There appears to be a trend in the gals in Vancouver these days. It started years ago with scene breakers like Holly McNarland and Lily Frost, and Sarah McLachlan to a point – girls who were adorable but kinda hardassed and strong-willed at the same time. The new generation of girls in the city is carrying the torch. We already know about Michaela Galloway from Hinterland, Adrienne Pierce, Marta Jaciubek from Girl Nobody… and now we can add Marnie Mains to the list. She comes off as a bit of an Ani DiFranco, without being such a stark revolutionary. She’s more tangible, more effective for your average girl who needs a musical role model. So this disc, it’s not bad, if not groundbreaking. She has bluesy moments, squeaking vocals oozing with cute, sometimes she’s jivey and bossa nova. Track nine, “Liquid Nurse,” is ridiculous! I’m on vacation in Mexico. And sometimes she’s just slow. It’s pretty music for an independent woman. “Beautiful on the Inside” is supposed to be loud and I think supposed to come off as sounding vicious and powerful, but it’s recorded weakly and has some odd effects that dilute it too much. But that song is quickly followed by a pretty tune again. The last official track remind me of “Godless” from the Dandy Warhols. You know I always like a Dandy Warhols reference…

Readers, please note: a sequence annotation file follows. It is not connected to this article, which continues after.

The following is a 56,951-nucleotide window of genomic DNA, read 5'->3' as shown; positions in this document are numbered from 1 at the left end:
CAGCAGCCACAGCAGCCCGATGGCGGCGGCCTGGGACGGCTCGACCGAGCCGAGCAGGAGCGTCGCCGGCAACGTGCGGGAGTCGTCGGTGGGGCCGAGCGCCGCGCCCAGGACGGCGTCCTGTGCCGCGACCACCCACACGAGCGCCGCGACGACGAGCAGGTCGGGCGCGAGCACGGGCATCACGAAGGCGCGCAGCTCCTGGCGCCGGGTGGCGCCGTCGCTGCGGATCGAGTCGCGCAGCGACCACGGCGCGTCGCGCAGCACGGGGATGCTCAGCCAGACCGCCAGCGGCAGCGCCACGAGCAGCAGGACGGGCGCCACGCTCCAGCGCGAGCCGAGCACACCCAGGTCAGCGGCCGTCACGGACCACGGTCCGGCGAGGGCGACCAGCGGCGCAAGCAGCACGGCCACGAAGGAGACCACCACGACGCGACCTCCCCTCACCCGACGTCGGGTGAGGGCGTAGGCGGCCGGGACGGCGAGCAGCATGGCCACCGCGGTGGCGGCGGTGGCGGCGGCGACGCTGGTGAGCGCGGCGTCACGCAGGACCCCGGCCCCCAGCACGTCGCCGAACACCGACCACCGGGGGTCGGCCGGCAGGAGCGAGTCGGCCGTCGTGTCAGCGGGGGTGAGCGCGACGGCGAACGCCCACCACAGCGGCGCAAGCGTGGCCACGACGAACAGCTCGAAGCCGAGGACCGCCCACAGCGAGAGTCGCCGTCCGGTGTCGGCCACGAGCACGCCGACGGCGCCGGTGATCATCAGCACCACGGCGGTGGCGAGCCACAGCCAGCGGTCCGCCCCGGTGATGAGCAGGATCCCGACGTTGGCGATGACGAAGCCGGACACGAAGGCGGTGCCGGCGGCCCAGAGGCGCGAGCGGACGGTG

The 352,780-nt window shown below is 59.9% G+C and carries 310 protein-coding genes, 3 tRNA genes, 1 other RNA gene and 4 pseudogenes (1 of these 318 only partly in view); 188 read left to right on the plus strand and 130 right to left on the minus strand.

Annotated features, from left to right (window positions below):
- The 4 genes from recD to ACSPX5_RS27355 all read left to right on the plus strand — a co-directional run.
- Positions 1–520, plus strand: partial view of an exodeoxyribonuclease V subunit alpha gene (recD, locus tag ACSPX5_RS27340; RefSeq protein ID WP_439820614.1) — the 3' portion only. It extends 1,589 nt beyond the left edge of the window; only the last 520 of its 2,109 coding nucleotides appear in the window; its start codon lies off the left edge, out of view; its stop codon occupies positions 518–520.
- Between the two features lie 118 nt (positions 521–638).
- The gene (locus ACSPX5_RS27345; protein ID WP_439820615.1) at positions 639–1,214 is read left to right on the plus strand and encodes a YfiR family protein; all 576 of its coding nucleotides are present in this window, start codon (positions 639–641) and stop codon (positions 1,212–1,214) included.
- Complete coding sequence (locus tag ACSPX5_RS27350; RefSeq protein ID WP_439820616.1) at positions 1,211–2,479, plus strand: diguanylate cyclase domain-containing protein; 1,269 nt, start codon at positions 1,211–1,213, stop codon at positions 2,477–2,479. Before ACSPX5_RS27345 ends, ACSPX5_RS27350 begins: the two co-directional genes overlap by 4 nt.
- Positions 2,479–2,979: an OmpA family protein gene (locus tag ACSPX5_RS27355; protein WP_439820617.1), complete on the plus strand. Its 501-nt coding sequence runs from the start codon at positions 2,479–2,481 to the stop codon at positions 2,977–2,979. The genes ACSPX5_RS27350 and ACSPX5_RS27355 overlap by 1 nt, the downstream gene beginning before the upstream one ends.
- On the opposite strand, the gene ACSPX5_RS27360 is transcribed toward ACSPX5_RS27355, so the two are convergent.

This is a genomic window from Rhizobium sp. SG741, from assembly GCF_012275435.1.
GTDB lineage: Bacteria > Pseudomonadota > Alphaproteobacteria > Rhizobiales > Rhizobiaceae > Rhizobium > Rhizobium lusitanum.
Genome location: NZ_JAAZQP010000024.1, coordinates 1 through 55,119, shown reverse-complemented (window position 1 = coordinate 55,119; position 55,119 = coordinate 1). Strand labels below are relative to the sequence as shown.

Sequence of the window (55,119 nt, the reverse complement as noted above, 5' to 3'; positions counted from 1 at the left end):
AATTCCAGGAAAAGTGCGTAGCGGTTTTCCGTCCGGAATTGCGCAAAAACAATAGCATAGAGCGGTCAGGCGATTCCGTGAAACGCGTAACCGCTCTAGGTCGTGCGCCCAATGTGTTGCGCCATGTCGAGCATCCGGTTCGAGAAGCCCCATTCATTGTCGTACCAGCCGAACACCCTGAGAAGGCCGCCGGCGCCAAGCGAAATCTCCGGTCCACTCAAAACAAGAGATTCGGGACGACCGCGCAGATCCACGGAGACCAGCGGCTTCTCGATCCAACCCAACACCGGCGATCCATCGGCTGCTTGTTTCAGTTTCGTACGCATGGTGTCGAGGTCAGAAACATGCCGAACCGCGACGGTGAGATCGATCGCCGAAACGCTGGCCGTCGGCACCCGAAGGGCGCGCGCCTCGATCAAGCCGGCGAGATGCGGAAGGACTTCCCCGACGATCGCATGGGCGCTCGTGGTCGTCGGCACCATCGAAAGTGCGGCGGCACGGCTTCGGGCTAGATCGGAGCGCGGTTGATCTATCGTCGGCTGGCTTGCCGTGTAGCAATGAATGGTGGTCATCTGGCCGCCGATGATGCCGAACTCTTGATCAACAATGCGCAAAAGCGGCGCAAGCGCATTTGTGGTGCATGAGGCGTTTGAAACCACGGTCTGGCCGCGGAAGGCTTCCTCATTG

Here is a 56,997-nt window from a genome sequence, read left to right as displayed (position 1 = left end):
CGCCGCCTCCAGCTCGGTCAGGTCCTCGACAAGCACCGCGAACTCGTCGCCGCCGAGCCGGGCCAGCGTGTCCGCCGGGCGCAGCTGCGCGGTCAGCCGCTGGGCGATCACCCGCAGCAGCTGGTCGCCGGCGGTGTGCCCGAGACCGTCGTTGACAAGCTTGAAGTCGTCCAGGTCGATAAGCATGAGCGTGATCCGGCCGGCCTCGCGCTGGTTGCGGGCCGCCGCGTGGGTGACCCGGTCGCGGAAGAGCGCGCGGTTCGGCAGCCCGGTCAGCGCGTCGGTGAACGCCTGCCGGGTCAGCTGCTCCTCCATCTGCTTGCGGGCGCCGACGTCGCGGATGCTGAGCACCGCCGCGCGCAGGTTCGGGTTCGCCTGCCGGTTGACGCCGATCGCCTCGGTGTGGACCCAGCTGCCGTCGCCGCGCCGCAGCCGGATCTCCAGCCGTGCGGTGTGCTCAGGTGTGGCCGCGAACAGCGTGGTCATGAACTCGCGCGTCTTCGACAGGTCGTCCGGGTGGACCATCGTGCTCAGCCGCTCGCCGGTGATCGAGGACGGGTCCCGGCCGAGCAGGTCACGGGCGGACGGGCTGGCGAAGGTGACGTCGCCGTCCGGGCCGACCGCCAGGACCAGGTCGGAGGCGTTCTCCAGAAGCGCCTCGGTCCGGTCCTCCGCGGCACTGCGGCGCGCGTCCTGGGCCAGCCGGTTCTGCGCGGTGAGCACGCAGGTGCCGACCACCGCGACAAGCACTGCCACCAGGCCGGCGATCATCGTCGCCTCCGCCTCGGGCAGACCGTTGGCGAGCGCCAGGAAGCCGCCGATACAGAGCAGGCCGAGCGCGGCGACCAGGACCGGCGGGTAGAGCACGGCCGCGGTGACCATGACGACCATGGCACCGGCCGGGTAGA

The music – some flowy acoustics, all swirling chiffon scarves and white candles. Some pick up, like it should be a Sheryl crow song if the voice weren’t so fluttery. It all sounds very accomplished. The instruments mix well, the songs are pretty diverse. I think her slower songs are her better ones as well – powerful. There’s backing vocals (her tracking over herself) that are stunning. It’s a great voice. Some of the songs have strange intros – backwards songs or random noises. Possibly superfluous because it’s on so many of the songs, but not in such a way as to make it a solid theme. And three guesses what the hidden track is numbered at.

Lyric of choice : You’ve got a nice face / bad taste / I think you’re good at what you hate.

Song of choice : "Ferris Wheel" – it’s that droney Chris Isaak guitar in the background I think. I’m a sucker. No no, it’s very movie soundtrack, quite nice.

-Andy Scheffler - Cord Music Magazine

"Marnie Mains Interview"

Singer / Songwriter Marnie Mains has something to prove. While the modern day pop music norm for guitar clutching heroines consists of well practiced angst-filled looks and a set list of repetitious themes and sounds, Mains finds success with diversity. Unlike her peers, she brings a forgotten sensibility to her craft, in part due to years of formal vocal training across the disciplines of jazz and choral. This translates to a pleasing listen of her just released self titled full length CD.

The disk offers a notably mature follow up to her 8 song EP (locally selling over 800 copies through suit case sales and word of mouth). The creation of the full length album was a labour of love for Mains, as it was carefully recorded over the last few years in 3 stages, 4 songs at a time.

“I wanted to do it right - I wanted really good production”, says Mains. “Each song is kinda different, each song is innate to itself. It’s not a straight rock or a straight pop, a lot of the songs have jazzy influences, influences from the 30’s. This album is about me finding my voice. Ultimately, I’m pretty eclectic as a song writer. I kinda like it all, and I think that shines through.”